Rescue, Rehabilitation, and Release of a Wild Orphaned Killer Whale (Orcinus orca) Calf in the Pacific Northwest
IAAAM Archive
Janet E. Whaley1; Lynne Barre1; Amy Sloan1; Teri Rowles1; Brent Norberg2; Peter Schroeder3; David Huff4; Steve Raverty5; James McBain6
1NOAA Fisheries, Marine Mammal Health and Stranding Response Program, Protected Resources Division, Silver Spring, MD, USA; 2NOAA Fisheries, Northwest Region, Protected Resources Division, Seattle, WA, USA; 3Veterinary Consultant, Sequim, WA, USA; 4Vancouver Aquarium Marine Science Centre, Vancouver, BC, Canada; 5Animal Health Center, BC Ministry of Agriculture, Food and Fisheries, Abbotsford, BC, Canada; 6Sea World of California, San Diego, CA, USA


National Oceanic and Atmospheric Administration (NOAA) Fisheries in cooperation with Fisheries and Oceans-Canada, the Vancouver Aquarium and numerous advocacy groups in Washington State and British Columbia rescued, rehabilitated and released a lone, orphaned female juvenile orca in the Pacific Northwest. The two-year-old whale, identified as A73 of the northern resident population, was separated from her natal pod and found living in Puget Sound, several hundred kilometers from her home range. Scientists observed her over several months during the spring of 2002 and reported that she appeared underweight, had a ketotic odor to her breath, and was suffering from a dermatological disease of unknown origin. They also reported that she was exhibiting increased interactions with vessels. Based on concerns for the health and safety for her and for boaters using Puget Sound, NOAA Fisheries assembled a team of experienced researchers, husbandry personnel and veterinarians to rescue the 600-kilogram animal in mid June and transported her a short distance to a floating net pen at a NOAA facility, near Seattle, for rehabilitation.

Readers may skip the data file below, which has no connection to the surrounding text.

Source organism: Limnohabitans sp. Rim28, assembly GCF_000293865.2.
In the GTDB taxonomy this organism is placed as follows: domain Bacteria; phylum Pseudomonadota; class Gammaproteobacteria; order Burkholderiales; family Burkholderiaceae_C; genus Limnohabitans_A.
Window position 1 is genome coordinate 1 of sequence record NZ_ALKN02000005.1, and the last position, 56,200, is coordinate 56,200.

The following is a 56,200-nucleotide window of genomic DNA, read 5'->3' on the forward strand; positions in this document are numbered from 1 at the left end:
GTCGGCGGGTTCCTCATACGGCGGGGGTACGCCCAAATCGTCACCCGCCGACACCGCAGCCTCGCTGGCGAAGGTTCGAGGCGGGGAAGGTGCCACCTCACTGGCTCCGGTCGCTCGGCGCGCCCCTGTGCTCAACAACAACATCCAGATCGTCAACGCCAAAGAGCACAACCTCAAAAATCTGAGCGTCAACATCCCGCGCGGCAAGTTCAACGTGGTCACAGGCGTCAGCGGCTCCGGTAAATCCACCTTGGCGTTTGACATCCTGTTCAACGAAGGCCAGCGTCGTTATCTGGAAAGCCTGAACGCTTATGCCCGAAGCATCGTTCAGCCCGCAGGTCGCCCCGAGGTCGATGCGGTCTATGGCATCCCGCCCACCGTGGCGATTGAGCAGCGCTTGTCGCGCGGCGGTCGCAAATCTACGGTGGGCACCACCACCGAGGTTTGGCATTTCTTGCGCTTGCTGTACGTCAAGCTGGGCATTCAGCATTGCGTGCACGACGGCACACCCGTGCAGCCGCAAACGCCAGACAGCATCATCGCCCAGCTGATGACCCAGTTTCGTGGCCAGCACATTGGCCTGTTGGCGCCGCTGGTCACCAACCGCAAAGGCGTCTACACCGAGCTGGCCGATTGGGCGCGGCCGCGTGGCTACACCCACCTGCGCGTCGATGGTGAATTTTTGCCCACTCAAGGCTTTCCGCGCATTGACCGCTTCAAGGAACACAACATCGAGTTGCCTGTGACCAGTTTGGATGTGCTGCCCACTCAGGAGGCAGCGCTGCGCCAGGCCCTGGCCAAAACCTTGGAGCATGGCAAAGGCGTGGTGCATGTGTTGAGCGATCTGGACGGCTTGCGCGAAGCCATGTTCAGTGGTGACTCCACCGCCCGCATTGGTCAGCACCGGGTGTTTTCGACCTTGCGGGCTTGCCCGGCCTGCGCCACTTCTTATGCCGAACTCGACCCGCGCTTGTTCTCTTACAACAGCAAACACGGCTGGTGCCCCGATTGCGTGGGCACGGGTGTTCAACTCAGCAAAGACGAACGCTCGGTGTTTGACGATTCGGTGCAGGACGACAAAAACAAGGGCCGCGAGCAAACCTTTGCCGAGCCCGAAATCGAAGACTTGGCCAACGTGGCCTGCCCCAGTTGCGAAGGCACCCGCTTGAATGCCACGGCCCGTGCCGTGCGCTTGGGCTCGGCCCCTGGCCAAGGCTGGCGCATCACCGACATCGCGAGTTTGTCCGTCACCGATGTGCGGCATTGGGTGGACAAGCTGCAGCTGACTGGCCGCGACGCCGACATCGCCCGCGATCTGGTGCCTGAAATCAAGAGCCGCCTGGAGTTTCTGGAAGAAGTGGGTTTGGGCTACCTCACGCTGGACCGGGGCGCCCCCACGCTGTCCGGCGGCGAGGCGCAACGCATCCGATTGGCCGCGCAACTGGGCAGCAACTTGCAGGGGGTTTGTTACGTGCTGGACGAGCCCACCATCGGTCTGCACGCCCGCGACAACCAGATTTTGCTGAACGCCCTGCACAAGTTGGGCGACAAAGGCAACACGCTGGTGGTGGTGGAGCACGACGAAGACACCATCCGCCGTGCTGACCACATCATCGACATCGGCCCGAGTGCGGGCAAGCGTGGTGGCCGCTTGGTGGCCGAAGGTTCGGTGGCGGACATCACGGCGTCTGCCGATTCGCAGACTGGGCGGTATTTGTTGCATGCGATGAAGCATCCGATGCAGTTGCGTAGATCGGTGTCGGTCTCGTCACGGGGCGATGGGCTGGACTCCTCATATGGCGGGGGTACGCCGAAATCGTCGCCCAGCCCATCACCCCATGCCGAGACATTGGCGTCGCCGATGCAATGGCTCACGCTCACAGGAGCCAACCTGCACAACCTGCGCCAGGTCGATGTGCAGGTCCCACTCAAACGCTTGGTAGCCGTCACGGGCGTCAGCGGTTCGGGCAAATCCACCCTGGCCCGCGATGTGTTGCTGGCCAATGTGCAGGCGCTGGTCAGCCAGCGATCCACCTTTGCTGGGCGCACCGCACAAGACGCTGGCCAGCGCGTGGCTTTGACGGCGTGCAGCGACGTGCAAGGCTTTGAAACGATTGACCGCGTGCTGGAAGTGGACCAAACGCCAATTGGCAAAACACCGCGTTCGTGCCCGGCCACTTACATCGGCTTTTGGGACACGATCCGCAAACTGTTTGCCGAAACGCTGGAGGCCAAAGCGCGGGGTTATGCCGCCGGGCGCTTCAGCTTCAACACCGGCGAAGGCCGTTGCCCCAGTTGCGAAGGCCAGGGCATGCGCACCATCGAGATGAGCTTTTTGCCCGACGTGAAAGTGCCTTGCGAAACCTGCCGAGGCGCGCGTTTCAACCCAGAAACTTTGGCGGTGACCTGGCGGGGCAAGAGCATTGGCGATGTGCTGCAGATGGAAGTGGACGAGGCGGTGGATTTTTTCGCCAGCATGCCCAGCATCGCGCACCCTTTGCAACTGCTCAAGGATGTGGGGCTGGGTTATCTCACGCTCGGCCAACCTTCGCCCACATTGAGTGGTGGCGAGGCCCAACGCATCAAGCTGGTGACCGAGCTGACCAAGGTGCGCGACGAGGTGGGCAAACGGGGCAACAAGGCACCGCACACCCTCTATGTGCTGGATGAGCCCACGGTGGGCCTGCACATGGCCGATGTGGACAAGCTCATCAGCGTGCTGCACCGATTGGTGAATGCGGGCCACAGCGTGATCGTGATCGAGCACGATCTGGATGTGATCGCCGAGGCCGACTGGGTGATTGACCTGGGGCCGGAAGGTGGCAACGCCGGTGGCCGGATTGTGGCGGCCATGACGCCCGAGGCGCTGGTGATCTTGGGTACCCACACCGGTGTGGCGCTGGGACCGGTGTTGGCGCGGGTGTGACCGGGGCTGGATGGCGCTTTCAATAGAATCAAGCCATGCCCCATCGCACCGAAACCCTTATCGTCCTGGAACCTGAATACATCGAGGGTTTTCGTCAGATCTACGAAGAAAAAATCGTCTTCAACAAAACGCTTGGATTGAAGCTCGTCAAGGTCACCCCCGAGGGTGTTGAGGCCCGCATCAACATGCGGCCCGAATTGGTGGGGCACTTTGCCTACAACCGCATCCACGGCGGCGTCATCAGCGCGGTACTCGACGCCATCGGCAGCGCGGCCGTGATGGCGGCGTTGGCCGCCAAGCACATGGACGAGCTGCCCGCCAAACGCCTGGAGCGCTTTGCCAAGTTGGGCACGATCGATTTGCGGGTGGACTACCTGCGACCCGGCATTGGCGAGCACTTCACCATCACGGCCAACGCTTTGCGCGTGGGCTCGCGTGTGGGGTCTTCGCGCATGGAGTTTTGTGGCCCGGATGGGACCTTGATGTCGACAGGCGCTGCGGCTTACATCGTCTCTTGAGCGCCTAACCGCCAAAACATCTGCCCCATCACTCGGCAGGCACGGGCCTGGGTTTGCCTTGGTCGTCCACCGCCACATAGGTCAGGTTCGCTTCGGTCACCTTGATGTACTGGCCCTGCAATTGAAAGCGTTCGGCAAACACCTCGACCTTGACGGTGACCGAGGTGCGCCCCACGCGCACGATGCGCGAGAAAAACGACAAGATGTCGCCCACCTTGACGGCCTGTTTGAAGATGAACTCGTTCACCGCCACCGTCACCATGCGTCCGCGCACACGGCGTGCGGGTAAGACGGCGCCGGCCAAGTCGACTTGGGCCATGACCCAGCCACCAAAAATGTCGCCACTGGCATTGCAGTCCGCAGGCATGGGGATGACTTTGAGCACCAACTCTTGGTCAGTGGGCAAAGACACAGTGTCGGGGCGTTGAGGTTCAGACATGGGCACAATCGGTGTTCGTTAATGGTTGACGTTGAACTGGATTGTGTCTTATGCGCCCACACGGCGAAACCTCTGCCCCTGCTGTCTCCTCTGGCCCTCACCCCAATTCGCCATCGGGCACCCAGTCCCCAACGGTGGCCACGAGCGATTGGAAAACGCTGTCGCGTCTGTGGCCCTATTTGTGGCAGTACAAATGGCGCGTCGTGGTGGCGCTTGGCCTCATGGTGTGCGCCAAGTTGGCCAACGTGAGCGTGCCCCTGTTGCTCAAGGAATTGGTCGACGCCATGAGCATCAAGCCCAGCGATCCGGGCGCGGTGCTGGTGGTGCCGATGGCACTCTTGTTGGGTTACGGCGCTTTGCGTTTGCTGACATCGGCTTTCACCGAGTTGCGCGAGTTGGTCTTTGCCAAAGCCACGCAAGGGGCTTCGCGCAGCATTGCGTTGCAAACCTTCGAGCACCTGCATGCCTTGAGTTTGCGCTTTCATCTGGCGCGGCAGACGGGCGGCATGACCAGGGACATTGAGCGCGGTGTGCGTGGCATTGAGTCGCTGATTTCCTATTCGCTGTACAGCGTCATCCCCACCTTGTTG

The medical team initiated a health assessment on the free-swimming whale in situ prior to capture and conducted intense diagnostic tests and behavioral observations throughout her rehabilitation. She was treated for a mild contracecum infestation and for an elevated erysipelothrix antibody titer. Efforts were made to limit her interactions with rehabilitation personnel who observed the animal's progress via remote video monitoring. Blind feeding techniques and environmental enrichment were also part of the rehabilitation regime. After one month of treatment in the rehabilitation pen, the whale was transported to Hanson Island, British Columbia for reintroduction to the wild in the heart of the whale's summer range. Following transport, A73 was allowed to stabilize briefly in a floating pen prior to being fitted with several suction cup telemetry tags. She was released in close proximity to a related pod of whales. Post release monitoring was conducted from vessels, using telemetry and visual observations, over the next several weeks. The young whale migrated from the summer range with her pod mates in the fall and observers await her anticipated return in the spring. This is the first time that an orphaned orca has been successfully rehabilitated and released in North America.

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Janet E. Whaley

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